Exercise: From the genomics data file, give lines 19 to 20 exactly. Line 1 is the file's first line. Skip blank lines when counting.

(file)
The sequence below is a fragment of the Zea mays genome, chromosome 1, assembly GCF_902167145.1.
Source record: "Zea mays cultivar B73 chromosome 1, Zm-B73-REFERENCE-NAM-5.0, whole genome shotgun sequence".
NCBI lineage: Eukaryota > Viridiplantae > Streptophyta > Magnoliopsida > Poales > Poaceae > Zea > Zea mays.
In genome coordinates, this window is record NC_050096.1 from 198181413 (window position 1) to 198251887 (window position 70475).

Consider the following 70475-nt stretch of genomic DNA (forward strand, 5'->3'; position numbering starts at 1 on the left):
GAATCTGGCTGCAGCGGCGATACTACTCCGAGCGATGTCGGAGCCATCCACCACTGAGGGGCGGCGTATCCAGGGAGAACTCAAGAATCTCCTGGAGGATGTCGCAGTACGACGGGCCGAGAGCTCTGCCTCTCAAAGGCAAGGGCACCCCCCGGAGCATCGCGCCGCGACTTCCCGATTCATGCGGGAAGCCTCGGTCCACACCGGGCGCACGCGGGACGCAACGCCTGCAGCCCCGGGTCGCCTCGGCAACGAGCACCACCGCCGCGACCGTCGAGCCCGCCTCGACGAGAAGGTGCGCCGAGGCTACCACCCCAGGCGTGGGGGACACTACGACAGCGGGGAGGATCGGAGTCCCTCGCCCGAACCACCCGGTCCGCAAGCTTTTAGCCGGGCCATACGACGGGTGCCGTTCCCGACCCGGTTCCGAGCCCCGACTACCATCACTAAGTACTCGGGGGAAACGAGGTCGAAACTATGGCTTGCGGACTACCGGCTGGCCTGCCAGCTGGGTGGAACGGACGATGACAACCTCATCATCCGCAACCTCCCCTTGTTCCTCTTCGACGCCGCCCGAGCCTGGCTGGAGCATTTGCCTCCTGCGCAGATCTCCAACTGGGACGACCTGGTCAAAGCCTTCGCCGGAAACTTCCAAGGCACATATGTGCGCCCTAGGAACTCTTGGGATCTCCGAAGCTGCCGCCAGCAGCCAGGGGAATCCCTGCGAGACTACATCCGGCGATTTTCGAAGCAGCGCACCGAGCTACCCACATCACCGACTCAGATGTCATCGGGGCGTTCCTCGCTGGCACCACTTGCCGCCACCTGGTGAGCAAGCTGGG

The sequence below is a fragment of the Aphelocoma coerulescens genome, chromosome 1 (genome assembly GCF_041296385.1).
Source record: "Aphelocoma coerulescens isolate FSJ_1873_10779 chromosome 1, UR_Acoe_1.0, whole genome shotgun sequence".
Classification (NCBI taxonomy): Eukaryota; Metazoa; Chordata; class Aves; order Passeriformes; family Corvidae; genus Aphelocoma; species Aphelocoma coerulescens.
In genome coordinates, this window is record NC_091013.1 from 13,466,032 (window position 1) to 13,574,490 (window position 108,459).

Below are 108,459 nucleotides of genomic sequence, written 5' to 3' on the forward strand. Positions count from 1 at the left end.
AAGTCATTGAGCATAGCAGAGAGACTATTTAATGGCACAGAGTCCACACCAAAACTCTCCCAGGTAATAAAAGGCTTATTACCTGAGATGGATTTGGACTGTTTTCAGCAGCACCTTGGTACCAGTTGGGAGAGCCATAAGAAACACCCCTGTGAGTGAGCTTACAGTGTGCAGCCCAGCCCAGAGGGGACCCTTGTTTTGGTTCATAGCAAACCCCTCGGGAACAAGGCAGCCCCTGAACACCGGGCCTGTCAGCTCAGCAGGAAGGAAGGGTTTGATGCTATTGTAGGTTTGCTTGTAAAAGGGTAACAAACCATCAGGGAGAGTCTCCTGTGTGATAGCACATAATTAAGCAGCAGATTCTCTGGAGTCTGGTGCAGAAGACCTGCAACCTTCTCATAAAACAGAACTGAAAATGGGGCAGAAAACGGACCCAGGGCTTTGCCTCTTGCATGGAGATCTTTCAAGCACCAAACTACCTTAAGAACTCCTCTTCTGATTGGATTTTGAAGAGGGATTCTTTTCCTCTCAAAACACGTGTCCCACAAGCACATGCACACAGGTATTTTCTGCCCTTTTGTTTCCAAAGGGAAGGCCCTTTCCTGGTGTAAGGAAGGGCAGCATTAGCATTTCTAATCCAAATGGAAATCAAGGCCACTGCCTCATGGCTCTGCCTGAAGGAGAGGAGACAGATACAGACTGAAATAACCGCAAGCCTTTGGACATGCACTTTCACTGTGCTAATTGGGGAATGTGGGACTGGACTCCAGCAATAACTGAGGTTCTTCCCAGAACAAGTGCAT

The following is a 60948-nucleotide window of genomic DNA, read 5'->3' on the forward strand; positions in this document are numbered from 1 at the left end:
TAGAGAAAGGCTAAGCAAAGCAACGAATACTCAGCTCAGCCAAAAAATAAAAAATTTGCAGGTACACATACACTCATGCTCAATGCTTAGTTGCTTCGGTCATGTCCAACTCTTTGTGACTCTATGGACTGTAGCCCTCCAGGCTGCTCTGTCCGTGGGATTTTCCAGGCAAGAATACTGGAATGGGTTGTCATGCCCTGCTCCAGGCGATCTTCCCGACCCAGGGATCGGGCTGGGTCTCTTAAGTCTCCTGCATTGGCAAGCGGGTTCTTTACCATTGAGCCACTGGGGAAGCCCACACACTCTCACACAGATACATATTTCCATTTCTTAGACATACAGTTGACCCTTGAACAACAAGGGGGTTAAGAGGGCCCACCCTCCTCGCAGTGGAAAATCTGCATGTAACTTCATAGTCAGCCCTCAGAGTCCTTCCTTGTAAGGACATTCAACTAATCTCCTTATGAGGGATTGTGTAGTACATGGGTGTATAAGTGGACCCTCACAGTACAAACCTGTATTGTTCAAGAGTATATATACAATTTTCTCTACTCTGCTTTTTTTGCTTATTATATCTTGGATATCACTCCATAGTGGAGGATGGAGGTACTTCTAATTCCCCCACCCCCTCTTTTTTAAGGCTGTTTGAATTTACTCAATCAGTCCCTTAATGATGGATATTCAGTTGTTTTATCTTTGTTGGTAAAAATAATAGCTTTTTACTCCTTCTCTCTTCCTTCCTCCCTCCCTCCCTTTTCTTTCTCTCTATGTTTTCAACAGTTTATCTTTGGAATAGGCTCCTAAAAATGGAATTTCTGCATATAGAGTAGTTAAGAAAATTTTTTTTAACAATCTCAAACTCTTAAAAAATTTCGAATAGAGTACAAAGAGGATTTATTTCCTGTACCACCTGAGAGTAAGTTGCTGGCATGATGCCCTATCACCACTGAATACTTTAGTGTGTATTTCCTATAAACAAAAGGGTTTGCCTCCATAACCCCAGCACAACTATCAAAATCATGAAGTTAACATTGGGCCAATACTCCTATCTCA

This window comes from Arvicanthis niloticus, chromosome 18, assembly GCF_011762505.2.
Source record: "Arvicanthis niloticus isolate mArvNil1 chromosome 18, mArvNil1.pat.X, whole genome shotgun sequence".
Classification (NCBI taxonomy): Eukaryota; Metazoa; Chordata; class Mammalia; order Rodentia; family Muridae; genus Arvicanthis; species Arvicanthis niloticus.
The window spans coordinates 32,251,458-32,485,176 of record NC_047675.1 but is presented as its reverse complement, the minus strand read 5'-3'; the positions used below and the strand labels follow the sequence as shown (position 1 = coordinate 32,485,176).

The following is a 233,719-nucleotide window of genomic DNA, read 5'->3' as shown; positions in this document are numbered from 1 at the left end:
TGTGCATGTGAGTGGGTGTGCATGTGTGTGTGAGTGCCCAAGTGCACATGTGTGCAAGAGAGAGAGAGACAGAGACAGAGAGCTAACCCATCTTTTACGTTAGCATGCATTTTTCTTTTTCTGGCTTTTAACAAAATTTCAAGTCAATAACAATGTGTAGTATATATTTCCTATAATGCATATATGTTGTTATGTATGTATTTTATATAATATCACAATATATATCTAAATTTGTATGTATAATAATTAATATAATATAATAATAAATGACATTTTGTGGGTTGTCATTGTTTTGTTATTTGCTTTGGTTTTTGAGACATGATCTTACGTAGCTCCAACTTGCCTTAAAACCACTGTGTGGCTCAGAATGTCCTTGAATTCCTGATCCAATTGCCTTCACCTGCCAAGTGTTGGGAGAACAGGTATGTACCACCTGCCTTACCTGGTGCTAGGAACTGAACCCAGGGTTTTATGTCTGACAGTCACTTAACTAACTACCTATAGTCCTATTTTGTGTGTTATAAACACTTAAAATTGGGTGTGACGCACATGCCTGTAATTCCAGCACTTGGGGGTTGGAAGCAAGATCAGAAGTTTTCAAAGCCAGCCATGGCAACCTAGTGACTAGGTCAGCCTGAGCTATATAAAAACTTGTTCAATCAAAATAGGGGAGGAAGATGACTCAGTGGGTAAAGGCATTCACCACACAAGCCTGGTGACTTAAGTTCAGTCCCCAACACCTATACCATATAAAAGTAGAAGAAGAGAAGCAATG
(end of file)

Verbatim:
The following is a 233,719-nucleotide window of genomic DNA, read 5'->3' as shown; positions in this document are numbered from 1 at the left end:
TGTGCATGTGAGTGGGTGTGCATGTGTGTGTGAGTGCCCAAGTGCACATGTGTGCAAGAGAGAGAGAGACAGAGACAGAGAGCTAACCCATCTTTTACGTTAGCATGCATTTTTCTTTTTCTGGCTTTTAACAAAATTTCAAGTCAATAACAATGTGTAGTATATATTTCCTATAATGCATATATGTTGTTATGTATGTATTTTATATAATATCACAATATATATCTAAATTTGTATGTATAATAATTAATATAATATAATAATAAATGACATTTTGTGGGTTGTCATTGTTTTGTTATTTGCTTTGGTTTTTGAGACATGATCTTACGTAGCTCCAACTTGCCTTAAAACCACTGTGTGGCTCAGAATGTCCTTGAATTCCTGATCCAATTGCCTTCACCTGCCAAGTGTTGGGAGAACAGGTATGTACCACCTGCCTTACCTGGTGCTAGGAACTGAACCCAGGGTTTTATGTCTGACAGTCACTTAACTAACTACCTATAGTCCTATTTTGTGTGTTATAAACACTTAAAATTGGGTGTGACGCACATGCCTGTAATTCCAGCACTTGGGGGTTGGAAGCAAGATCAGAAGTTTTCAAAGCCAGCCATGGCAACCTAGTGACTAGGTCAGCCTGAGCTATATAAAAACTTGTTCAATCAAAATAGGGGAGGAAGATGACTCAGTGGGTAAAGGCATTCACCACACAAGCCTGGTGACTTAAGTTCAGTCCCCAACACCTATACCATATAAAAGTAGAAGAAGAGAAGCAATG